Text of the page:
By Tishara Garg
When Modi was sworn in as the 15th Prime Minister of India, the entire nation was celebrating; India finally had a leader who could be entrusted with the mammoth task of stabilizing the economic and social front, as well as spearheading growth. After so long, “achhe din” of good governance seemed to be here. But this landslide victory came with its own apprehensions. With close ideological and organisational links to the Hindu nationalist Rashtriya Swayamsevak Sangh (RSS), many feared that Hindu fundamentalist organizations would be allowed to flex their muscles under the patronage of the new government, and that the future of religious pluralism and secularism was in danger.
These concerns haven’t turned out to be untrue. After just six months of the BJP coming to power, incidents of forced conversions, a number of controversial remarks on religious minorities and macabre arson on religious institutions began to rule the front page. The Modi government on Republic Day, in a print advertisement issued by the Ministry of Information and Broadcasting, made a glaring error in the Preamble of the Constitution, removing the words ‘socialist’ and ‘secular’.
BJP’s role in the “Ghar Wapasi” campaign, which advocates converting Muslims and Christians to Hindus, based on the premise that all citizens of India were originally Hindus – has drawn a lot of flak across the country. Using BPL cards as bait, a Hindu fundamentalist outfit converted a large group of poor Muslims in Agra, who were oblivious of their intentions. The incident created an impasse during the Winter Session, blocking the way for a lot of pending, and definitely more important bills. Hindutva hawks going on about a ‘Christian and Muslim-mukt Bharat’ by 2021, and the Prime Minister’s silence on the same, steps up the troubles for the BJP’s non-secular image all the more.
Their alleged involvement in the incendiarism of a church in Dilshan Garden has also stirred up protests from religious outfits, as well as from the Opposition. Early in the morning, when the church was set ablaze by a group of vandals, the Opposition didn’t waste any time. They stated that the incident was connived by a group who wanted to polarize the people of Delhi on religious lines ahead of elections, patently alluding to the BJP’s liaison.
Yet, all what the media and the Opposition bombard us with can’t be taken as sacred. Notwithstanding what the skeptics have to say, the Republic Day blunder, contrary to what many believe to be purely intentional, might actually have been a mistake on designer’s part who used the original copy of the Preamble and not the amended one (the two words socialist and secular were added as a part of the 42nd Constitutional Amendment). Although the BJP attempted to face these issues head on without being evasive or defensive, their efforts were foiled by its own loquacious party members, time and again. Also, there is no concrete testimony that bears witness to the BJP’s involvement in the ‘Ghar Wapasi tamasha’, or the despicable fire-raising of the church whatsoever.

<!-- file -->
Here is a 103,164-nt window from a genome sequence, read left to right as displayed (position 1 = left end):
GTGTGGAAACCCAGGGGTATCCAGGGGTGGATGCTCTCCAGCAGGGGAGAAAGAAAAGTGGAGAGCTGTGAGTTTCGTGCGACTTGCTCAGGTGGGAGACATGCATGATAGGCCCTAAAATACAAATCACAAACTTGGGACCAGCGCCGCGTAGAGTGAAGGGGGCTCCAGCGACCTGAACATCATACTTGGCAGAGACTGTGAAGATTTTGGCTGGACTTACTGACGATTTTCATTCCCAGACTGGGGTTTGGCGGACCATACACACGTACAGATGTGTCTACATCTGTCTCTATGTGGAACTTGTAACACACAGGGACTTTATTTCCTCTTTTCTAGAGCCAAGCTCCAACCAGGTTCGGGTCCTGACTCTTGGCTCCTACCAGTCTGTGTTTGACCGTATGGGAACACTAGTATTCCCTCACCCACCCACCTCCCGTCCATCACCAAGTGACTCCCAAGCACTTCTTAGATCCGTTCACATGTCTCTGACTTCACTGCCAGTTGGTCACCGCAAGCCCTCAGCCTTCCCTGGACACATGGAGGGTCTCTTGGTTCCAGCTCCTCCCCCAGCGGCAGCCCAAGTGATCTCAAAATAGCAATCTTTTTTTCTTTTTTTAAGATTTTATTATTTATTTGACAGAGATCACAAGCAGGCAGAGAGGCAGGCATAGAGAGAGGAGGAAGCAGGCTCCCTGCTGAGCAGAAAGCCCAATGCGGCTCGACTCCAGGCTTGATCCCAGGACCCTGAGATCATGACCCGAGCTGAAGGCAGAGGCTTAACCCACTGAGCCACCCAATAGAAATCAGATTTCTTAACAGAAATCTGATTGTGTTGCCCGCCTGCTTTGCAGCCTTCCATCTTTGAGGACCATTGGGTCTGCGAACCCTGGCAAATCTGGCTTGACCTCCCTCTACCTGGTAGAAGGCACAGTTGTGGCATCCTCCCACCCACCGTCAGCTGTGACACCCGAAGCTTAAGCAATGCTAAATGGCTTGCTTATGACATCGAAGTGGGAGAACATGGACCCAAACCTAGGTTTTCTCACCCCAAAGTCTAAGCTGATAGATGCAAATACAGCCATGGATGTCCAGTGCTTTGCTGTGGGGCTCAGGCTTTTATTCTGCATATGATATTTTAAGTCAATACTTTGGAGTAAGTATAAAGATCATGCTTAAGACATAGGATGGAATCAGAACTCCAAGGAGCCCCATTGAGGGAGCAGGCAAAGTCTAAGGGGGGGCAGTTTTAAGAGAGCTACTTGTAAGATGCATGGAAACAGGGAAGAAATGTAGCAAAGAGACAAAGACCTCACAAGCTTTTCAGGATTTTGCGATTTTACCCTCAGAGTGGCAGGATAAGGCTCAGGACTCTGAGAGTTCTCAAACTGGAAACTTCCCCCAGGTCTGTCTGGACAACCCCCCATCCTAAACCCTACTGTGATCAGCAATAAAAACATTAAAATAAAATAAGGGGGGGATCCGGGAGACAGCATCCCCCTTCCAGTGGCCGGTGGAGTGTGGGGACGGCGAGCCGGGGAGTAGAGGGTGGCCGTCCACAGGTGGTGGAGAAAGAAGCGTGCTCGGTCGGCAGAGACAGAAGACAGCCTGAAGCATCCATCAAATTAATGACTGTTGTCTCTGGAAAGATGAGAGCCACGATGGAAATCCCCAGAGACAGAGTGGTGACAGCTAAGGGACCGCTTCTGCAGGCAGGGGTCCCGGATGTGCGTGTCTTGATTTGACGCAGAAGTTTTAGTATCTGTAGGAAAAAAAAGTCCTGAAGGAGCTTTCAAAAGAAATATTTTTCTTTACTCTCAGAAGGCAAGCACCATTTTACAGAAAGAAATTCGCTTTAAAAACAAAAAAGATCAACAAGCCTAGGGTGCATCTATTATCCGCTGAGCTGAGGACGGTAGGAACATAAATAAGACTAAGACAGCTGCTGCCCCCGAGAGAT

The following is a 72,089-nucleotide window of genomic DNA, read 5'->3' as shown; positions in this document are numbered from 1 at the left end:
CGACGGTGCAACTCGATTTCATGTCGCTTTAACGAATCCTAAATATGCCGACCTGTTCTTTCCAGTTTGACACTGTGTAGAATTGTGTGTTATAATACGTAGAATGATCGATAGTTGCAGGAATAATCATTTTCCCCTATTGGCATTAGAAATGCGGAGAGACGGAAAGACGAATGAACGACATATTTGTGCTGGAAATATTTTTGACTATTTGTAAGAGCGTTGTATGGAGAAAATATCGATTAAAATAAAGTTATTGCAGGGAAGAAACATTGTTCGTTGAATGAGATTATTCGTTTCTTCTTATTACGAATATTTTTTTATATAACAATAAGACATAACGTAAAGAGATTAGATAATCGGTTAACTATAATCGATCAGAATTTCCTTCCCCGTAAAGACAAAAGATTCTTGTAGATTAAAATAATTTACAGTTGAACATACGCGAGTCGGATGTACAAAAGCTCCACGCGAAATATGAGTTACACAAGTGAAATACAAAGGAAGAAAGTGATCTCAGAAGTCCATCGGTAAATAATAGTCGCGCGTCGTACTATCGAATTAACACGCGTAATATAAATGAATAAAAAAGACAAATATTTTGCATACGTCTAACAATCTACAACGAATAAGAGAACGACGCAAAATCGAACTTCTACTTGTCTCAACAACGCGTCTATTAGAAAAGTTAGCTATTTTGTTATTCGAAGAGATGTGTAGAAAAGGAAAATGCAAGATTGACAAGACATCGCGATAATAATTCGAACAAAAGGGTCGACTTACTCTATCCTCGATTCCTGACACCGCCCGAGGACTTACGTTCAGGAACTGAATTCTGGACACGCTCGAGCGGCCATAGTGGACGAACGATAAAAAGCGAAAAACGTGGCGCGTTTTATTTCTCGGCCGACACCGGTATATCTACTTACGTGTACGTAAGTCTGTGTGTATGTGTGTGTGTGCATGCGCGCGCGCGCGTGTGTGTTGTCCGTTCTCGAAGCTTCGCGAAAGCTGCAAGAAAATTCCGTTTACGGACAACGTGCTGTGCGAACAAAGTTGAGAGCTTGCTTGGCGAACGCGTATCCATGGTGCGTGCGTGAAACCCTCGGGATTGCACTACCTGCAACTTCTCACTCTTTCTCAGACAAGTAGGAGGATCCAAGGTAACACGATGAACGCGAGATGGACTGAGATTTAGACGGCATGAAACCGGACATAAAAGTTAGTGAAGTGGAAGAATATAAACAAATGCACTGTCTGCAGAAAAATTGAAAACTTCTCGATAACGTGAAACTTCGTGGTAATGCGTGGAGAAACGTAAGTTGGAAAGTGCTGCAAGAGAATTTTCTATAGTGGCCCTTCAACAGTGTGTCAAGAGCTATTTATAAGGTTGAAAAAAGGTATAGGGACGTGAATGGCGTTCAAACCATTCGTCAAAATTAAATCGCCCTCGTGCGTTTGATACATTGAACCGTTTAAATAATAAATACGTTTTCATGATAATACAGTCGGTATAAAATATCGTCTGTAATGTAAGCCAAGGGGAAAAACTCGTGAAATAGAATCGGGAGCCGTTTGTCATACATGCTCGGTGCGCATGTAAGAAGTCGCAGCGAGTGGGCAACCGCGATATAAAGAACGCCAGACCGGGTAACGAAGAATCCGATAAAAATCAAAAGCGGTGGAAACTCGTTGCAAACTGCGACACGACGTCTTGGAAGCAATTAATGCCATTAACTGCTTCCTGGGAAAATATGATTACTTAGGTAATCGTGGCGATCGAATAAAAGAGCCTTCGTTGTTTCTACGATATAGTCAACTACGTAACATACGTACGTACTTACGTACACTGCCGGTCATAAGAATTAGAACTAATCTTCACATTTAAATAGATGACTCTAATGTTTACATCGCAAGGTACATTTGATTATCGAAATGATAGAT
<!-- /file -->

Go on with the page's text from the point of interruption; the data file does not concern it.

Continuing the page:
What is needed right now on the BJP’s part is principled politics along secular lines. The Prime Minister, who otherwise tweets, uses Instagram and gives long speeches, will do well in breaking his deafening silence on an issue that riles the nation. It’s time that the BJP realises that on a national front, it has to systematically do away with an RSS influence (or at least pretend to do so), so as to break the ice with religious minorities. Those tied to the apron strings of an organization with an ideology which wants to bring in a Hindu Nation, cannot remain secular, or in favour.
Tishara Garg is a freelance writer pursuing her bachelors in Economics from Shri Ram College of Commerce. She’s been writing for Yamuna and Renaissance for past one year on subjects like Indian history, politics and culture. Currently, she is the Chief Coordinator of The History and Political Science Society. An avid quizzer and a civil services aspirant, she also heads the quizzing wing and UPSC Cell of her college. She loves to travel and has a knack for ending things on a funny note but fails.
Edited by Anjini Chandra, Senior Editor, The Indian Economist